Giving birth and settling into a routine with your newborn can be difficult enough, but what about when reality hits, and you have to go back to work? Besides the separation anxiety and the actual work you have to do, you also still have to breastfeed and provide nourishment for your child. Today, we’ve come up with these tips that will hopefully make the transition to work a lot easier for breastfeeding moms. Check them out below!
Preparation is always key. About a month before going back to work, figure out your childcare arrangements with your spouse. Who will be taking care of the baby while you’re at work? Will you be hiring a yaya? Leaving your child with your parents or in-laws? Besides this, make sure you’re prepped with all the equipment you’ll be needing to breastfeed or pump at work. If you choose to mix-feed your baby, now might be a good time to practice using a bottle for feeding, just so your baby can get comfortable with a it. Another thing you can do is breastfeed your baby before going to work.
Visit or call your employer once you’ve decided to go back to work. More and more people, especially in the workplace, are coming to understand breastfeeding, so don’t be afraid to talk to your employer, explain your situation–that you’ll be breastfeeding, needing some space and time for pumping, etc.–and set up your breastfeeding arrangements.
Anticipate that you’ll be away from your baby for long stretches of time. While this would normally cause your milk supply to lessen, you can do other things such as nursing on demand on weekends or increasing your nighttime nursing sessions to help build up your milk supply. And if you’ve missed any pumping sessions at the office, you can go and make up for them when you get home.
Don’t skimp on equipment to save a few bucks, because getting good quality products can really help in terms of making you feel comfortable. Instead of a manual or single hand pump, why don’t you try a double pump? When looking for pumps, you might also want to consider getting a quiet one, as it might be more conducing for your working environment. You can also get a hands-free pumping bra, high-grade bottles, a mini cooler, chargers and/or batteries, hand wipes or hand sanitizers, breast pads, extra clothes, and malunggay supplements like Natalac.
Does your workplace have a fridge or freezer? If yes, make sure there’s enough space in there to store your milk. If not, you can also bring a mini cooler and ice packs to help keep your milk fresh. Don’t forget to label your stored milk with the date and time you expressed it to keep track of how old it is.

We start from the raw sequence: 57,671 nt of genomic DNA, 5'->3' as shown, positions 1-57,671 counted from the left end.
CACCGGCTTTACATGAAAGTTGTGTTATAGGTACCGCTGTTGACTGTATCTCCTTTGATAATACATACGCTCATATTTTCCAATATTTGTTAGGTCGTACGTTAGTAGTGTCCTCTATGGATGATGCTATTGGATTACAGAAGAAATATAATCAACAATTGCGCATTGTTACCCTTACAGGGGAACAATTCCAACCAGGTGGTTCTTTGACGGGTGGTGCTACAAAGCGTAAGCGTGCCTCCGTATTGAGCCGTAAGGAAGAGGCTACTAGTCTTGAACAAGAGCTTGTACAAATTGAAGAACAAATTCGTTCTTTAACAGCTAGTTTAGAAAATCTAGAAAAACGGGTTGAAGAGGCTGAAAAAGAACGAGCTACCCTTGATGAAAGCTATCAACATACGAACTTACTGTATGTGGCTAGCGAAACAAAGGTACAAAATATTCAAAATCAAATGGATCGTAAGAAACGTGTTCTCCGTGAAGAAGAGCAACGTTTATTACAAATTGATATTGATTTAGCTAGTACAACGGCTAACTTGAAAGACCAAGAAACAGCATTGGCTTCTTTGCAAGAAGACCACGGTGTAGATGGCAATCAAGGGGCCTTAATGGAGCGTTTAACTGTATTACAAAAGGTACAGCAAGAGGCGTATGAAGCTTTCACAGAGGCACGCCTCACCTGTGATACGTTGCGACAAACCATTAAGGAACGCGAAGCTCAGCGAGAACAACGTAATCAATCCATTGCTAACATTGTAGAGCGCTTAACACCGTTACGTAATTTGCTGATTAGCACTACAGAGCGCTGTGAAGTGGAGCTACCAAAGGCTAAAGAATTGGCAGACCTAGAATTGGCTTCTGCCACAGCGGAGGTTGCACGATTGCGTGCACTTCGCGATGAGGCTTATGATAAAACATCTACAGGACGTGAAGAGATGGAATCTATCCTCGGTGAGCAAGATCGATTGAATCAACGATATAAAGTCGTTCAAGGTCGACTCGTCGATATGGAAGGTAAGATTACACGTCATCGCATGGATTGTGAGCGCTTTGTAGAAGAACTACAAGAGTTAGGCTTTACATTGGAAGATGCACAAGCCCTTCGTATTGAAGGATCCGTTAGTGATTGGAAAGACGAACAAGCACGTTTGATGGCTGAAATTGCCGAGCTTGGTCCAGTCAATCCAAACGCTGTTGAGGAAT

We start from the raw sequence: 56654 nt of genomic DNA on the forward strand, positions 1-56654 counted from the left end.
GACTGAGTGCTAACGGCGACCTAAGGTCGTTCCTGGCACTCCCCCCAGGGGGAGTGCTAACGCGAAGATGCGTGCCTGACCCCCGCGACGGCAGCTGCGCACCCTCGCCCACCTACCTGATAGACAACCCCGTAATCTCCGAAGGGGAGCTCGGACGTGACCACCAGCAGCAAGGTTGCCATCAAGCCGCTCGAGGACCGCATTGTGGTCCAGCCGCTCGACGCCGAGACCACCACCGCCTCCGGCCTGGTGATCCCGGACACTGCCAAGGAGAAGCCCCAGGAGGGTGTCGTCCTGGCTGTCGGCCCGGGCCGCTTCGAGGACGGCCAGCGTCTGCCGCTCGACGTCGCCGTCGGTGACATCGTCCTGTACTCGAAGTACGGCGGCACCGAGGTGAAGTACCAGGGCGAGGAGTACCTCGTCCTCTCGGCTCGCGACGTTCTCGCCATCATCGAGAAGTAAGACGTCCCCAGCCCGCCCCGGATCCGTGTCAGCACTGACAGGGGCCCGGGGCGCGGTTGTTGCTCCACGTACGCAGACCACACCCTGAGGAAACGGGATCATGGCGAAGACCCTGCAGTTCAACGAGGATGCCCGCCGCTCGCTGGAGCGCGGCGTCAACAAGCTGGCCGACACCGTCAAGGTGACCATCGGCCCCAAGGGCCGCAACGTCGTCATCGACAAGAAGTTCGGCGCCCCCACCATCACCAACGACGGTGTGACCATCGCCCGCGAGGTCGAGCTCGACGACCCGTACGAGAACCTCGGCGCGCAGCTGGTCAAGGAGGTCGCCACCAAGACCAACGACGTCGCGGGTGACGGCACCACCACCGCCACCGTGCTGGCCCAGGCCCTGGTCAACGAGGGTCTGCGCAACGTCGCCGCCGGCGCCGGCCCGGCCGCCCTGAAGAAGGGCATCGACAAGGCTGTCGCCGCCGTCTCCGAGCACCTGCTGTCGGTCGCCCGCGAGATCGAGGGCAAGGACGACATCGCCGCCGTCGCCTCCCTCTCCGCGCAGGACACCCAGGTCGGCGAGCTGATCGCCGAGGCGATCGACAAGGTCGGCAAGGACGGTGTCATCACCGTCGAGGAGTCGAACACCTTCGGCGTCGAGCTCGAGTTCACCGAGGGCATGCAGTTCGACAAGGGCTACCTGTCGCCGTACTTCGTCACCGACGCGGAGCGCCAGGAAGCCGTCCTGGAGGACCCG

Once you get to work, find a pumping area that you can claim as your space (not totally all yours of course!). By law, most (if not all) offices should have a sectioned off space for you, but if not, then scour your office for a small area you’ll feel comfortable pumping in. If you can’t find any, just bring a nice breastfeeding cover to help give you a bit of privacy. And hey, don’t be afraid to ask help from your bosses in finding an area you can breastfeed in too.
While you’ll be prepared with your pumps and pumping bras, it’s still better to be prepared, right? Try expressing your milk by hand at home. This can come in handy if you need to express milk because you have clogged ducts or sensitive or painful breasts. Your consistent practice will definitely make it easier on you and your work schedule too.
Sure, you can dress to impress too, but if you’ll be pumping several times a day, then it’ll be easier if you have a suitable easy access pumping wardrobe too. Besides, there are many brands out there that offer nursing clothes that are both stylish and comfortable!
Yup, you heard that right. Pencil in your pumping sessions into your daily calendar or your team calendar so everyone knows that you cannot be disturbed during your pumping time. This will also remind them about your whereabouts and that you’re not missing in action. The key is being intentional when setting aside time to pump. Simply hoping that there’ll be free time in between meetings isn’t enough, and this also helps you keep a routine you can stick to.
We’re all for hacks that will make life easier, right? Get an additional set of bottles, cups, and tubes so you can rotate using them with the ones you bring to work. There are also such things as breastfeeding wipes now that you can use to essentially wash your pumps and bottles if you’re in a rush. Looking for little ways to make your daily routine more efficient will really go a long way.
Breastfeeding can be difficult at first, and even more so when you’re in a new environment such as your workplace. Get into a routine of pumping and stick to a schedule. Following your alarm that reminds you that it’s time to pump, or remembering to snooze it if you’re in the middle of something important is something you can try doing. It can be so easy to think, “Oh, I’m so busy, I’ll do it later”, but with practice and vigilance, you can help beat that mindset.
While it’s always best to be prepared, you also have to leave some room to be creative and flexible. If something happens that isn’t ideal, shrug it off, and adapt like the superwoman that you are. If your job requires you to be on the road, be creative in finding places to pump, like in your car, in a parking lot, or in a bathroom. Or if an urgent situation at work pops up, try to find a way to make it work.
Breastfeeding is always better when you find someone going through the same experience as you are. Not only will you have someone to share your struggles and ordeals with, but you’ll have someone who will empathize and sympathize with what you’re going through. And hey, your breastfeeding buddy will be your number one supporter at work too!